The NFL’s announced partnership with Jay-Z’s entertainment and sports company, Roc Nation, was a surprising one. Though the NFL frequently turns to outside entities and figures to conduct damage control, the superstar rapper is one of the league’s most ardent critics for its dismal response to players’ protests for racial justice. Jay-Z refused to perform at the Super Bowl, citing the NFL’s apparent blackballing of Colin Kaepernick.
In a recent song, “Everything is Love,” Jay-Z even flaunts his stiff-arm of the most powerful sports league in the country. “You need me, I don't need you,” the lyrics say.
So why did Jay-Z sit down with Roger Goodell and decide to advise the NFL on entertainment initiatives and its activism campaign, Inspire Change? Enter RKK.
Kraft, as we know, possesses deep connections in the Hollywood and hip-hop worlds. The New York Times reports the Patriots' owner brokered a Los Angeles meeting between Jay-Z and Goodell in January, as part of a push to help the league partner with celebrity endorsed social justice groups. The NFL’s “Q” rating has taken a considerable hit in recent years, due to the Kaepernick saga and many of its owners’ ties to President Donald Trump. Just last week, Dolphins wideout Kenny Stills called out his team’s owner, Stephen Ross, for hosting a fundraiser for Trump while continuing to run a non-profit designed to promote racial equality in sports. (Interestingly enough, Kraft hasn’t faced backlash from any of his players for his very public friendship with the President.)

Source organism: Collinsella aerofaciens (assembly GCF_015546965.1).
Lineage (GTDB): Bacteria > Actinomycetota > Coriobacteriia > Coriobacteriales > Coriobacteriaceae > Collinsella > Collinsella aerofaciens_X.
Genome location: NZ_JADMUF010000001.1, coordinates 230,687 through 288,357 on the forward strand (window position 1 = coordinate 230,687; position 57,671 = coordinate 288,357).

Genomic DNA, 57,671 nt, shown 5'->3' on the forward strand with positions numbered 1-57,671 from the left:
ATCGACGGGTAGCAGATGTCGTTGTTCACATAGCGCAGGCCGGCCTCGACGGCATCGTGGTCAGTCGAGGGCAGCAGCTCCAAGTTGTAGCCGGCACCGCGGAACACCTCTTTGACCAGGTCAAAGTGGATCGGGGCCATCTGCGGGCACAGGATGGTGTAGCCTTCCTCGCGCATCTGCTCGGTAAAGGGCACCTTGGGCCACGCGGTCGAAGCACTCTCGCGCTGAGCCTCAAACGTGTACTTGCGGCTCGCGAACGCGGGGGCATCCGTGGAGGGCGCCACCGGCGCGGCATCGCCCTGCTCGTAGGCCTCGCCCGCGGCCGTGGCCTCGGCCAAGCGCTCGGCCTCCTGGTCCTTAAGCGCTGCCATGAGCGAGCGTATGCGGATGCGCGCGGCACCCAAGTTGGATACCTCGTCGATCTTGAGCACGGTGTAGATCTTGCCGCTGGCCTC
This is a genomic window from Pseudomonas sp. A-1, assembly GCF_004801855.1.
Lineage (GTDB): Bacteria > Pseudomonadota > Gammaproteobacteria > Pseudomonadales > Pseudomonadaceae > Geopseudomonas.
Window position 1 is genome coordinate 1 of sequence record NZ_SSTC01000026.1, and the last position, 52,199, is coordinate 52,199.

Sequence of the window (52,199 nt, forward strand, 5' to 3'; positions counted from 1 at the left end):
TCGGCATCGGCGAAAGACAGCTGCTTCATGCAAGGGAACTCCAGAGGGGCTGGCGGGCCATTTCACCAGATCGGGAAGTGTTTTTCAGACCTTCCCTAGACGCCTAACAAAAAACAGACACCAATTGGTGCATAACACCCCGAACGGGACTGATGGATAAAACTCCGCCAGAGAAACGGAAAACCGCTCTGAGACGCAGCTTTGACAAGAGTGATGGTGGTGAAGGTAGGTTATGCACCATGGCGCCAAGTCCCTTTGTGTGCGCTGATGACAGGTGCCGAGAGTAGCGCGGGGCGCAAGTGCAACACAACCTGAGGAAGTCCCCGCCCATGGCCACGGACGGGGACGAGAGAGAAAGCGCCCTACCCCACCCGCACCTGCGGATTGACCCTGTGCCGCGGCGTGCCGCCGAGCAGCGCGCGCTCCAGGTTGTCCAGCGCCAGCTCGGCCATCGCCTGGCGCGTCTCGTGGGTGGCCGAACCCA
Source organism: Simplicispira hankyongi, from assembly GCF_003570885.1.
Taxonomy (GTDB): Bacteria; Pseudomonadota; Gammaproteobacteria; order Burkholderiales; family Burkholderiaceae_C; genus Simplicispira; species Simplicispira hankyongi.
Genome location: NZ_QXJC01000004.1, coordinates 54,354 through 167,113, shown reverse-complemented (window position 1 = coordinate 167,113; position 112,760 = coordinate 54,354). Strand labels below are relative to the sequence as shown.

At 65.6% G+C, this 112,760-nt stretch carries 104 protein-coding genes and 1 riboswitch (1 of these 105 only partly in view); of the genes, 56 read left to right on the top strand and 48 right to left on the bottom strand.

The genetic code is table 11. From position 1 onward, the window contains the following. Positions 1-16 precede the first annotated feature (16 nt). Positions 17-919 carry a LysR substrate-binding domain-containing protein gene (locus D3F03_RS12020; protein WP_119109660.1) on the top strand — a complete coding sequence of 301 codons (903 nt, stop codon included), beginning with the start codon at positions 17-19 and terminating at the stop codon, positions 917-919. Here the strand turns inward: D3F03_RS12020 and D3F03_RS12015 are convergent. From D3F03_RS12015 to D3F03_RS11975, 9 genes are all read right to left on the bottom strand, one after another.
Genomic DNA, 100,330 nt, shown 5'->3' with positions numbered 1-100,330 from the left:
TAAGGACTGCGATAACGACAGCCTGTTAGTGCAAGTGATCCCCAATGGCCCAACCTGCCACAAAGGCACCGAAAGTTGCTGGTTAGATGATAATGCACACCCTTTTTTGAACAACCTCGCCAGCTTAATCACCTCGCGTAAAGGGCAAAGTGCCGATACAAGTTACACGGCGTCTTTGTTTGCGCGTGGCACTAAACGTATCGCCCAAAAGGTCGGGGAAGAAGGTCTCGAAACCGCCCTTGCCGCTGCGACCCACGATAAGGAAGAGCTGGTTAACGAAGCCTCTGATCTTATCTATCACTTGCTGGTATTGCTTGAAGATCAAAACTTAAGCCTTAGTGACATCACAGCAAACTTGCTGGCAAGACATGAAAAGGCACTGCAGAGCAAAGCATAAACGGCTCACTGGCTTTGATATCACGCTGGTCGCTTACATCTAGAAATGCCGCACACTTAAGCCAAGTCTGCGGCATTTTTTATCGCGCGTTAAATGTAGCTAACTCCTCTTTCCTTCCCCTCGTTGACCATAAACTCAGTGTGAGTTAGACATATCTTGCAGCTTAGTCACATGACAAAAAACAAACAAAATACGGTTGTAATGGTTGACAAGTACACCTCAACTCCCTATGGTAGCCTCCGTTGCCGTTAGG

This year, the league struggled to attract A-list artists for its trademark Super Bowl halftime show. Rihanna declined, reportedly due to the kneeling controversy, and Pink backed out as well. The NFL eventually settled on Maroon 5.
Jay-Z’s group will help craft the Super Bowl production, and apparently also be encouraged to criticize the league when needed. “We don’t want people to come in and necessarily agree with us; we want people to come in and tell us what we can do better,” Goodell told the New York Times.
The fruitfulness of this partnership, of course, won’t be evaluated for a while. But for the time being, the NFL has scored a rare PR win on the social justice front. Unsurprisingly, Kraft seems to be pulling the strings.